Meeting Report

Global strategies for reducing the burden from asthma

Abstract

Asthma is one of the most important chronic diseases in childhood. For several decades, a steady increase in prevalence has been observed worldwide. In the structural collaboration between the Centre for Population Health Services in Edinburgh and the Research Institute CAPHRI of Maastricht we investigated the possibilities for primary prevention of asthma in childhood. We found that a multifaceted approach might be effective in delaying or preventing asthma, whereas a mono-intervention does not seem to have such a protective effect. The most likely explanation is that the development of a multifactorial disease, such as asthma, is extremely difficult, if not impossible, to prevent by eliminating only one risk factor.

Underdiagnosis of asthma is still a big problem in primary care. Most patients do not present bronchial symptoms to the general practitioner, even though they have decreased lung function, so they remain unknown and undiagnosed. However, patients who do present with respiratory problems and who have reduced lung function are not always recognised as such. We found that the perception of dyspnoea seems to determine, at least in part, the presentation to the general practitioner with symptoms.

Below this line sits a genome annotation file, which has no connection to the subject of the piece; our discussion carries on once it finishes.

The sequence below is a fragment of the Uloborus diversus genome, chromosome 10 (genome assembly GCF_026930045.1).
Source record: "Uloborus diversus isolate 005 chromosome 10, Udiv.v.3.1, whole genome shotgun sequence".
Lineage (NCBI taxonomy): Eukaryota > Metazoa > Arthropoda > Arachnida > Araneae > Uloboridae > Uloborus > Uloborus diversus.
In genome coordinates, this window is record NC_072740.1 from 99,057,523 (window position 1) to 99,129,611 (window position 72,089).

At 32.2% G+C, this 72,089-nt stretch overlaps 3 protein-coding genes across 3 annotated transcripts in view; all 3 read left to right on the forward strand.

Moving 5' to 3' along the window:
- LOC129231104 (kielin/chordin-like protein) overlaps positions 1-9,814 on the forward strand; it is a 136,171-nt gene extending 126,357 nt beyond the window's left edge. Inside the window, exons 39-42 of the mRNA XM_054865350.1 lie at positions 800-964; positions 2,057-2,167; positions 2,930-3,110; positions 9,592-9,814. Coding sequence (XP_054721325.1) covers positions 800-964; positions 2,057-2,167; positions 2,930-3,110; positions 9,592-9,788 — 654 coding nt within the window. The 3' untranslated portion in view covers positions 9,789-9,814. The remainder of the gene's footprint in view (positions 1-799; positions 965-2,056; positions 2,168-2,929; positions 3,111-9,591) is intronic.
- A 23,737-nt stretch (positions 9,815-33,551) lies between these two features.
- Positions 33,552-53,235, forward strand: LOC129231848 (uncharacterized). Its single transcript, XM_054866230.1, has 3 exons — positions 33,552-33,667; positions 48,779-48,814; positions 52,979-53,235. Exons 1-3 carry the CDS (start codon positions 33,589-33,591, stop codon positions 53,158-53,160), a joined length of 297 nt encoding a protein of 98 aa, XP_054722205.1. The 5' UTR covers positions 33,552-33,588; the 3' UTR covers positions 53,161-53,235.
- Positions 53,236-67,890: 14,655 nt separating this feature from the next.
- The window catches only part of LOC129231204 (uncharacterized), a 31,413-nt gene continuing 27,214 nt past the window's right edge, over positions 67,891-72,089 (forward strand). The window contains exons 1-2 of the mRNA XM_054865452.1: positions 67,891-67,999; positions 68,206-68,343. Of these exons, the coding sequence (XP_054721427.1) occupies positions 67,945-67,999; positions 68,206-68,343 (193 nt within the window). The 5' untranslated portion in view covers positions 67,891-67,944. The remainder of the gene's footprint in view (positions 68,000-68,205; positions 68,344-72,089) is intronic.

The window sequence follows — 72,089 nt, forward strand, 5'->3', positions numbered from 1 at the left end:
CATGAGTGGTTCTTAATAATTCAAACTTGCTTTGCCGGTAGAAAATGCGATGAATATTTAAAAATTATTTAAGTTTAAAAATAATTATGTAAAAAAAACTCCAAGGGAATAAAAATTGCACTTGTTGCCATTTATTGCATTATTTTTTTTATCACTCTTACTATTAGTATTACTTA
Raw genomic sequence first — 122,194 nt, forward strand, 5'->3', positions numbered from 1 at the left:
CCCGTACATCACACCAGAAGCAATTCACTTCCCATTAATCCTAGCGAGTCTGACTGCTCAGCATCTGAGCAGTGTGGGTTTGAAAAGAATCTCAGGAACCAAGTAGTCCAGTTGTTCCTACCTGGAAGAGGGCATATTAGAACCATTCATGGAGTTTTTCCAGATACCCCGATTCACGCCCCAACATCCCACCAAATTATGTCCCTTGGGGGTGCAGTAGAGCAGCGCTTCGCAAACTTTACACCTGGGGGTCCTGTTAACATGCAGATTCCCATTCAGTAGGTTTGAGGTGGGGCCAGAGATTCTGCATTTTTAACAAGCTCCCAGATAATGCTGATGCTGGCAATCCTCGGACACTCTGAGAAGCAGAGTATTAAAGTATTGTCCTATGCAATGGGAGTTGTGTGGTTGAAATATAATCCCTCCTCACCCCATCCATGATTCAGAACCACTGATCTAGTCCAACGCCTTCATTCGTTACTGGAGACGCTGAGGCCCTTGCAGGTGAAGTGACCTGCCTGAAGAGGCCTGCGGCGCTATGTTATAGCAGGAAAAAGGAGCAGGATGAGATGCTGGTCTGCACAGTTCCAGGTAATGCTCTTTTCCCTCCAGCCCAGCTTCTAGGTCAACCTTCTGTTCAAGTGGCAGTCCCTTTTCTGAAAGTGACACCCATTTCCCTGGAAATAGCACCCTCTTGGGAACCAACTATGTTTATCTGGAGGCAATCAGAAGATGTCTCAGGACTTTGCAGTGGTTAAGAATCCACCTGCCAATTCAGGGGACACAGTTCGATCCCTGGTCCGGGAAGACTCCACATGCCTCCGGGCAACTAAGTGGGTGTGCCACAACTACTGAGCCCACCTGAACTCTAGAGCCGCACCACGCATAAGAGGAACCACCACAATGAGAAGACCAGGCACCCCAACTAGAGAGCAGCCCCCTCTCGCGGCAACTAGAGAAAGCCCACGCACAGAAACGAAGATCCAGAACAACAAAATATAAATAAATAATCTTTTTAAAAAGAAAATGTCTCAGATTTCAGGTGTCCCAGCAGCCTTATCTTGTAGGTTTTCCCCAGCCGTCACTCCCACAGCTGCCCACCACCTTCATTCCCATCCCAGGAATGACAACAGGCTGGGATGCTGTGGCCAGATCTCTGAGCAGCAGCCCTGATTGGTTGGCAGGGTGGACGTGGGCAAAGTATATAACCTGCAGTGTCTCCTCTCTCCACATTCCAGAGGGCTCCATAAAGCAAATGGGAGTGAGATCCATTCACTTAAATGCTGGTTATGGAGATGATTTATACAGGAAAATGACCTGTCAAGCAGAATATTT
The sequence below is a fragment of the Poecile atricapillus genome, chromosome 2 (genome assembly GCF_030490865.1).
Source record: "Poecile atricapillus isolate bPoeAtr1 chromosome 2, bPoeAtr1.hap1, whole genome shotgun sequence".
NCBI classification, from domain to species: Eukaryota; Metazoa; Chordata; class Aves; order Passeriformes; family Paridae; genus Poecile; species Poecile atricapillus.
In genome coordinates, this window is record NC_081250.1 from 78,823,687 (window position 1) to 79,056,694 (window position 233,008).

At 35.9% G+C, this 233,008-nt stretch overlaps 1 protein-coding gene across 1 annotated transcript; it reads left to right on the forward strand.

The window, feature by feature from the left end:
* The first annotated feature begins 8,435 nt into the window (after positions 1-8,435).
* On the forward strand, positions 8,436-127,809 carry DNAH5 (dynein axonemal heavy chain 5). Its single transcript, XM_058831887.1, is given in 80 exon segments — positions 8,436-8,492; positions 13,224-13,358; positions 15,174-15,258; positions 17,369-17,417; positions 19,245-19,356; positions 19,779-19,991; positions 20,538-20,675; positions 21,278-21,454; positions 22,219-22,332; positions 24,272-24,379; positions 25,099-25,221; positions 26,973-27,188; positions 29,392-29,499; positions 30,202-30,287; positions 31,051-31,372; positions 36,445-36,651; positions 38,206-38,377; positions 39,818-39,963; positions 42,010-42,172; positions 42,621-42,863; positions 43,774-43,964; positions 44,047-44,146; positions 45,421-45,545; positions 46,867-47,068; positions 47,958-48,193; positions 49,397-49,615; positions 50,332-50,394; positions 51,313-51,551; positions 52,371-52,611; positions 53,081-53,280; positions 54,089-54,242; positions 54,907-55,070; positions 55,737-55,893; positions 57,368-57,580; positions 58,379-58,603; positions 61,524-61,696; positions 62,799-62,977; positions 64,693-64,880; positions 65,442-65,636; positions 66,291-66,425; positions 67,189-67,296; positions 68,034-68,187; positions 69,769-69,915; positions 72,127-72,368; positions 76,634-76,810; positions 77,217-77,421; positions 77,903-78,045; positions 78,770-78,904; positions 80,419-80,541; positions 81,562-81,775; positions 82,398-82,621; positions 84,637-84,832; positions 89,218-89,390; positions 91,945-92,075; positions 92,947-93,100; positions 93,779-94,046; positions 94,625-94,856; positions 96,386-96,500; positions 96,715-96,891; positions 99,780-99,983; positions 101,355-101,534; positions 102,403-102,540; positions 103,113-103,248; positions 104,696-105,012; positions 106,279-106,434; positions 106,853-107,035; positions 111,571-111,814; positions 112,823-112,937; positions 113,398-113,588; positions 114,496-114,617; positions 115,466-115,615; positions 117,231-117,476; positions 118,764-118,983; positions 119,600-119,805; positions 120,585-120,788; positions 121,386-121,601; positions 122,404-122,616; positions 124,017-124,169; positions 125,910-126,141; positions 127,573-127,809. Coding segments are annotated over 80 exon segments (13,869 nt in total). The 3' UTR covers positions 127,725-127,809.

These observations show that both the prevention of the development of asthma in early childhood, as well as case finding of asthma in adulthood, do not seem to be very effective in primary care. More research is needed to clarify what steps can be taken to reduce the global burden from asthma.

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Acknowledgements

I would like to thank Professor Aziz Sheikh and Dr Paul Stephenson for their valuable comments on this paper.

Funding None in relation to this article.

Author information

Affiliations

  1. Department of General Practice, CAPHRI, Maastricht University; Honorary Professor, Centre for Population Health Services, The University of Edinburgh, UK

    • Onno CP van Schayck

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Competing interests

The author declares that he has no conflicts of interest in relation to this article. He is an Assistant Editor of the PCRJ, but was not involved in the editorial review of, nor the decision to publish, this article.

Corresponding author

Correspondence to Onno CP van Schayck.